Metropolitan State University of Denver: Department of Chicana/o Studies Journey Through Our Heritage Jeopardy Competition
Africa: A brief description
Africa is the World’s second-largest and second most-populous continent with 1,072 million people last recorded living in 2012. Africa (including its islands) is about 11.7 million square miles. Africa covers 6% of the Earth’s total surface area and has a total of 61 territories. There are 54 countries in Africa, including Madagascar and the rest of the island groups. Africa is considered the place where humans originated. The earliest known Homo Sapiens (humans) were found in Ethiopia 200,000 years ago.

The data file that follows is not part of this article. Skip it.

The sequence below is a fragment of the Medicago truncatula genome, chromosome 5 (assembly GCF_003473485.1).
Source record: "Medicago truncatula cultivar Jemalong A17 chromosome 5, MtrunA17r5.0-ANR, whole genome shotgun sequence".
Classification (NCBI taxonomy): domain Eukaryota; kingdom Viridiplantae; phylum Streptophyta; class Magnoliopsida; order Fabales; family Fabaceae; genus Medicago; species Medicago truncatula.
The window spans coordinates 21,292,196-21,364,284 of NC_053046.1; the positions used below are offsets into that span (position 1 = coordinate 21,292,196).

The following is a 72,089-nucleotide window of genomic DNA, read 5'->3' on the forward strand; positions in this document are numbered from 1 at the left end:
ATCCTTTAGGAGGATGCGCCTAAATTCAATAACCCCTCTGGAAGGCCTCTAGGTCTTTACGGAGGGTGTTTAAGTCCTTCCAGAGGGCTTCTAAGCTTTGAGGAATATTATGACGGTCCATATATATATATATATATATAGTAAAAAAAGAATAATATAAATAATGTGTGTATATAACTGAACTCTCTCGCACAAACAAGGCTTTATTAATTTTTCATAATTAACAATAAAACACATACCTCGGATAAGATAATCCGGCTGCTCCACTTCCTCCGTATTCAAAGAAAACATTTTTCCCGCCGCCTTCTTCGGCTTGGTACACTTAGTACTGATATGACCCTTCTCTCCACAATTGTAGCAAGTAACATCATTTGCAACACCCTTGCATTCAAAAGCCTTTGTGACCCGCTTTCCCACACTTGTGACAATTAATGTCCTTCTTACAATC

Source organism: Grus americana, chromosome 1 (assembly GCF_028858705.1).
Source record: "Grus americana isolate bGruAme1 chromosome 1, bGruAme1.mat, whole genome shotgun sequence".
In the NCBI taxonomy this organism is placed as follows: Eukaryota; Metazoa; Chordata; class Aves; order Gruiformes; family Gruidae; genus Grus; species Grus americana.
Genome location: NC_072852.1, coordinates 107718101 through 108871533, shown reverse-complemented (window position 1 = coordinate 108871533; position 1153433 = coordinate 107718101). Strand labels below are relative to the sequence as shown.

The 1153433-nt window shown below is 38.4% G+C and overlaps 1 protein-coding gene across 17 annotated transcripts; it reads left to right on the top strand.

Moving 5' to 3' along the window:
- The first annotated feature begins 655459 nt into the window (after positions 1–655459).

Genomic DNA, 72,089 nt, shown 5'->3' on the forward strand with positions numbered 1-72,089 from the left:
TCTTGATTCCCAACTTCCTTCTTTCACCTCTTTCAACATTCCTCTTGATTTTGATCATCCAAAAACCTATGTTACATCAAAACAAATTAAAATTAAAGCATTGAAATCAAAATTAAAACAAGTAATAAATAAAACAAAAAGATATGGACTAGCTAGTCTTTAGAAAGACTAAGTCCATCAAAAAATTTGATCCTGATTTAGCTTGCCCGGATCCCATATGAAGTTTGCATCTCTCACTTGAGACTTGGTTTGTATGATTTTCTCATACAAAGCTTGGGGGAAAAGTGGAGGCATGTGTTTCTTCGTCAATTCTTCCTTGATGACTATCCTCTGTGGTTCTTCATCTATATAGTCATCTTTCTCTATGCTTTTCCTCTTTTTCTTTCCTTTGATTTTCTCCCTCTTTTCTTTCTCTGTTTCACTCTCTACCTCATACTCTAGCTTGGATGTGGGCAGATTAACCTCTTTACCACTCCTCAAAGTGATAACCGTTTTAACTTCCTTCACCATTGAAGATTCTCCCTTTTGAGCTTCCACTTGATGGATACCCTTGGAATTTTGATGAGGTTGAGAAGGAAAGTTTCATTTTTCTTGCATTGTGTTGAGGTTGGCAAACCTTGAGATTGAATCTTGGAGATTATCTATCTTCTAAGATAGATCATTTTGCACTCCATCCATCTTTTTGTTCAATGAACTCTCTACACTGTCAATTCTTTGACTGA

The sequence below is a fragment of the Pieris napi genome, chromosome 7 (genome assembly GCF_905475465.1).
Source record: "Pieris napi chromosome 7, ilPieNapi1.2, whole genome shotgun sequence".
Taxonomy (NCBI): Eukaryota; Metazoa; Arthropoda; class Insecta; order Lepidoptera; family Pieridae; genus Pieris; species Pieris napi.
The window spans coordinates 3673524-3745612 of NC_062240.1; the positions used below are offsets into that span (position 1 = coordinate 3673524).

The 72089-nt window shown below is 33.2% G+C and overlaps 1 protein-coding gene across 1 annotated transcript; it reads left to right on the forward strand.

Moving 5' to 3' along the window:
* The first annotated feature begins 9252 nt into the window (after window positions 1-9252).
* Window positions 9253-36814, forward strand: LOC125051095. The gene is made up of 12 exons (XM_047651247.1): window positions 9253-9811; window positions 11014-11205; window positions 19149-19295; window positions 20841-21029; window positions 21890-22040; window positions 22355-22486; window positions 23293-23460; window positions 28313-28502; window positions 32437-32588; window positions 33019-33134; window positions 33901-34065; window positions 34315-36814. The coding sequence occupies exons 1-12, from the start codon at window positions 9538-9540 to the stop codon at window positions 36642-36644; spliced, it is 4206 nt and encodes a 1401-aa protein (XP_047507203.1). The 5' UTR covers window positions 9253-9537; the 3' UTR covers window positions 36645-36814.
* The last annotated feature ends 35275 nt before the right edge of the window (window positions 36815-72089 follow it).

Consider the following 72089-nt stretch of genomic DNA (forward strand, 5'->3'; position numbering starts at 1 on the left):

The continent is accompanied by four large bodies of water; the Mediterranean Sea to the north, the Red Sea is along the Northeastern side, the Indian Ocean on the South & Southeastern side, and the Atlantic Ocean to the West. There are two famous water bodies, the Nile and Mozambique Channel. The Nile is a north-flowing river, generally known as the second longest river in the world. This river is 6,650 km (4,130 miles) long and splits in two as you travel south. The Nile is an important water resource that is shared by ten countries; Tanzania, Uganda, Rwanda, Burundi, Democratic Republic of the Congo, Kenya, Ethiopia, Eritrea, South Sudan, Sudan and the Arab Republic of Egypt. The Nile has two major tributary rivers, the White Nile and Blue Nile. Lastly the Mozambique Channel is an arm of the Indian Ocean between Madagascar and the mainland of southeast Africa, this channel is a strait between Mozambique and Madagascar its length is about 1600 km (1000 miles) and width is about 400 km (250 miles).